- b. If the "they" is a reference to apostate Jews within the nation of Israel, the implications are not that broad.
- C. Peace and Safety.
- 1. The word for "peace" is the standard term, indicating a wide range of "non-conflict" issues.
- 2. The word for "safety" is not widely used (3 times in the New Testament), but its meaning is adequately illustrated by Acts 5:23: everything securely locked and guarded.
- 3. The "saying" must have some visible support. No one "says" peace and safety if they do not feel relatively and significantly "safe". The implications are very large: something is going to happen in the world to eliminate the greatest, and somewhat lesser, causes of conflict and fear.
- a. Thus, if the "they" are those in the world at large, the text means muslims and communists are going to be decimated so that they have no way to generate fear and conflict. This may have implications for Ezekiel's prophecy of God's destruction of the enemies of Israel on the mountains of Israel.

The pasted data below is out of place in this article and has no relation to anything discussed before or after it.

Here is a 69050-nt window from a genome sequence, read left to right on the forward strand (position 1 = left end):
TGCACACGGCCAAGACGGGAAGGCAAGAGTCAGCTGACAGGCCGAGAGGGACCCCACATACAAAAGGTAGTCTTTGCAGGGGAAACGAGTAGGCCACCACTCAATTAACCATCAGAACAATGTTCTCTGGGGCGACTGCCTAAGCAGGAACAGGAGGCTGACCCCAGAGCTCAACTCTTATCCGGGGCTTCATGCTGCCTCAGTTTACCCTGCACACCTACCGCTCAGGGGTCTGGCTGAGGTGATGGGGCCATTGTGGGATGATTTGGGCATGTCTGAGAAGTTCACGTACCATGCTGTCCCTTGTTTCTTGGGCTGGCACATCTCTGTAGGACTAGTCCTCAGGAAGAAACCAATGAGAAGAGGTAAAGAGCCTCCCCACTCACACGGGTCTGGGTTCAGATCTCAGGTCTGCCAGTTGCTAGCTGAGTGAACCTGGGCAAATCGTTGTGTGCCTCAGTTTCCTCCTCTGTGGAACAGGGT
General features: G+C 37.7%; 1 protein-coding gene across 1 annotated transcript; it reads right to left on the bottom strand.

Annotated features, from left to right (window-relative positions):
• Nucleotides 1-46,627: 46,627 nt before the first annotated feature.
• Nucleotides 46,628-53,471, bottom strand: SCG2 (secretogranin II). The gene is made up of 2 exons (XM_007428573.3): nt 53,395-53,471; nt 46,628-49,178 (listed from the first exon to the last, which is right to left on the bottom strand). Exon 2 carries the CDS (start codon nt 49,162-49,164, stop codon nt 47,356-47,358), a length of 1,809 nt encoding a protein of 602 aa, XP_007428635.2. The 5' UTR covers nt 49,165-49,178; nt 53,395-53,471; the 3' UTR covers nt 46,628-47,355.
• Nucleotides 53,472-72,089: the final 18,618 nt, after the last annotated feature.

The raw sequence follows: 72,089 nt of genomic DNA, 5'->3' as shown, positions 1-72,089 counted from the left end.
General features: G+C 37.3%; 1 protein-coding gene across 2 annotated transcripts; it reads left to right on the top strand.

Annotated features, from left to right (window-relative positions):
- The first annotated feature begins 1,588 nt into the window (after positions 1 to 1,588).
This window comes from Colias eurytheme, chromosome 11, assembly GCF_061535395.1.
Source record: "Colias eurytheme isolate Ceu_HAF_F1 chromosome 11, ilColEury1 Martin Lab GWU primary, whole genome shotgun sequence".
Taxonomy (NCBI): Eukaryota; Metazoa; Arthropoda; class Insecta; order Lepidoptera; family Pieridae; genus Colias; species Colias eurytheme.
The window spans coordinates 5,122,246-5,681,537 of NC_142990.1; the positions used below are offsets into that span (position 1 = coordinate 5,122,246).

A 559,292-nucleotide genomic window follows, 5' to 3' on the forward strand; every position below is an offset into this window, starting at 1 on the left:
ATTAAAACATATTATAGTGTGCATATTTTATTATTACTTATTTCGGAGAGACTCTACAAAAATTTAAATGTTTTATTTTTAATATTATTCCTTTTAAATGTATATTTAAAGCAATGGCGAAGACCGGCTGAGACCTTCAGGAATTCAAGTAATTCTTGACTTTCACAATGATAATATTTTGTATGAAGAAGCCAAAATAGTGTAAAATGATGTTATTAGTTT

- b. But, if the "they" are simply those in unbelieving Israel, the implications are more likely to be in regard to the Daniel 9:27 covenant with the devil's own personal representative on the earth, if, in fact, that covenant is some kind of "peace" guarantee. Something has to be in play to "force" Israel to make such a "covenant".
- 4. The appearance of the possibilities of "peace and safety" imply a very strong delusion.
- D. Then sudden destruction sets upon them.
- 1. The onset is likened to the onset of birth pangs; the sudden gripping pain in the belly.
- a. The "suddenness" is not so much "sudden" as it is "unexpected" (Luke 21:34; of the two uses of this term in the New Testament, this is the clearer one in terms of illustration of meaning).
- b. After the awesome work of God in bringing (Ezekiel), or allowing (Daniel) an appearance of "peace and safety" into play, the world (Ezekiel), or Israel (Daniel) is certainly not going to be expecting the roof to fall in.